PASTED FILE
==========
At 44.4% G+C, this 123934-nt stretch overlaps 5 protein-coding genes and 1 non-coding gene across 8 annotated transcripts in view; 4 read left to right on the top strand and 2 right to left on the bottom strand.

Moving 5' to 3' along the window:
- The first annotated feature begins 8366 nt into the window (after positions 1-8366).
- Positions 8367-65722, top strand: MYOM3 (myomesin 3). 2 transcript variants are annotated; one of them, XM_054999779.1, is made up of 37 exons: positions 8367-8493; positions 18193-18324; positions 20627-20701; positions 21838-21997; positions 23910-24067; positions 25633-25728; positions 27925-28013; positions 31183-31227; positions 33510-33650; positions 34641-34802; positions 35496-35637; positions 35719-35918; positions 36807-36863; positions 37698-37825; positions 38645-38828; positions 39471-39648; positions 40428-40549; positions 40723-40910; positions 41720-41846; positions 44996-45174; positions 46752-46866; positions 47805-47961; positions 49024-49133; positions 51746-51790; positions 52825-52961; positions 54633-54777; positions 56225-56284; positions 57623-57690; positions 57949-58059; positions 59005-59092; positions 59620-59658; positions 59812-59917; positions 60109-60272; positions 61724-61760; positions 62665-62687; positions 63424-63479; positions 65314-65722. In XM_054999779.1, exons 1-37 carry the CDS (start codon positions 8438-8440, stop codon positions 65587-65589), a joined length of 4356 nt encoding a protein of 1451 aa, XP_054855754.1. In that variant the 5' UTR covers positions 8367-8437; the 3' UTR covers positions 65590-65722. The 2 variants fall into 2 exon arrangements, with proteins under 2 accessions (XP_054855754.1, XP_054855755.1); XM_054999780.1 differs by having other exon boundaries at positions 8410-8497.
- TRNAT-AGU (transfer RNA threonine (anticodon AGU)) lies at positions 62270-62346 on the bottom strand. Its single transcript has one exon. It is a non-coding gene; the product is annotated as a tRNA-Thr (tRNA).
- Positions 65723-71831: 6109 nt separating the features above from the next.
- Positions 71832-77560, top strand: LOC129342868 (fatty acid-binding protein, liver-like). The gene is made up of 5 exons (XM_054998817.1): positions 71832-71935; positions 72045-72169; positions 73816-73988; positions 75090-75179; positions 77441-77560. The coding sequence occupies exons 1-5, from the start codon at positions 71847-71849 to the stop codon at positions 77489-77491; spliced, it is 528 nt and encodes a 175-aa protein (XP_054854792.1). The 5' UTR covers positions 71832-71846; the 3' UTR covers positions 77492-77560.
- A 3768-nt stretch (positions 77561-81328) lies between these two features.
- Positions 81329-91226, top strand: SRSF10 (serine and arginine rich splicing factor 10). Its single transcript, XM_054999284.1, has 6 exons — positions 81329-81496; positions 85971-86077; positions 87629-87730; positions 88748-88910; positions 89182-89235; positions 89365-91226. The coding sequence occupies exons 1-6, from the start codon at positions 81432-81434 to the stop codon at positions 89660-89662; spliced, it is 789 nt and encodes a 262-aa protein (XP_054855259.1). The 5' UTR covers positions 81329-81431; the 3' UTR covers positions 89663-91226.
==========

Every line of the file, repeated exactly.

At 44.4% G+C, this 123934-nt stretch overlaps 5 protein-coding genes and 1 non-coding gene across 8 annotated transcripts in view; 4 read left to right on the top strand and 2 right to left on the bottom strand.

Moving 5' to 3' along the window:
- The first annotated feature begins 8366 nt into the window (after positions 1-8366).
- Positions 8367-65722, top strand: MYOM3 (myomesin 3). 2 transcript variants are annotated; one of them, XM_054999779.1, is made up of 37 exons: positions 8367-8493; positions 18193-18324; positions 20627-20701; positions 21838-21997; positions 23910-24067; positions 25633-25728; positions 27925-28013; positions 31183-31227; positions 33510-33650; positions 34641-34802; positions 35496-35637; positions 35719-35918; positions 36807-36863; positions 37698-37825; positions 38645-38828; positions 39471-39648; positions 40428-40549; positions 40723-40910; positions 41720-41846; positions 44996-45174; positions 46752-46866; positions 47805-47961; positions 49024-49133; positions 51746-51790; positions 52825-52961; positions 54633-54777; positions 56225-56284; positions 57623-57690; positions 57949-58059; positions 59005-59092; positions 59620-59658; positions 59812-59917; positions 60109-60272; positions 61724-61760; positions 62665-62687; positions 63424-63479; positions 65314-65722. In XM_054999779.1, exons 1-37 carry the CDS (start codon positions 8438-8440, stop codon positions 65587-65589), a joined length of 4356 nt encoding a protein of 1451 aa, XP_054855754.1. In that variant the 5' UTR covers positions 8367-8437; the 3' UTR covers positions 65590-65722. The 2 variants fall into 2 exon arrangements, with proteins under 2 accessions (XP_054855754.1, XP_054855755.1); XM_054999780.1 differs by having other exon boundaries at positions 8410-8497.
- TRNAT-AGU (transfer RNA threonine (anticodon AGU)) lies at positions 62270-62346 on the bottom strand. Its single transcript has one exon. It is a non-coding gene; the product is annotated as a tRNA-Thr (tRNA).
- Positions 65723-71831: 6109 nt separating the features above from the next.
- Positions 71832-77560, top strand: LOC129342868 (fatty acid-binding protein, liver-like). The gene is made up of 5 exons (XM_054998817.1): positions 71832-71935; positions 72045-72169; positions 73816-73988; positions 75090-75179; positions 77441-77560. The coding sequence occupies exons 1-5, from the start codon at positions 71847-71849 to the stop codon at positions 77489-77491; spliced, it is 528 nt and encodes a 175-aa protein (XP_054854792.1). The 5' UTR covers positions 71832-71846; the 3' UTR covers positions 77492-77560.
- A 3768-nt stretch (positions 77561-81328) lies between these two features.
- Positions 81329-91226, top strand: SRSF10 (serine and arginine rich splicing factor 10). Its single transcript, XM_054999284.1, has 6 exons — positions 81329-81496; positions 85971-86077; positions 87629-87730; positions 88748-88910; positions 89182-89235; positions 89365-91226. The coding sequence occupies exons 1-6, from the start codon at positions 81432-81434 to the stop codon at positions 89660-89662; spliced, it is 789 nt and encodes a 262-aa protein (XP_054855259.1). The 5' UTR covers positions 81329-81431; the 3' UTR covers positions 89663-91226.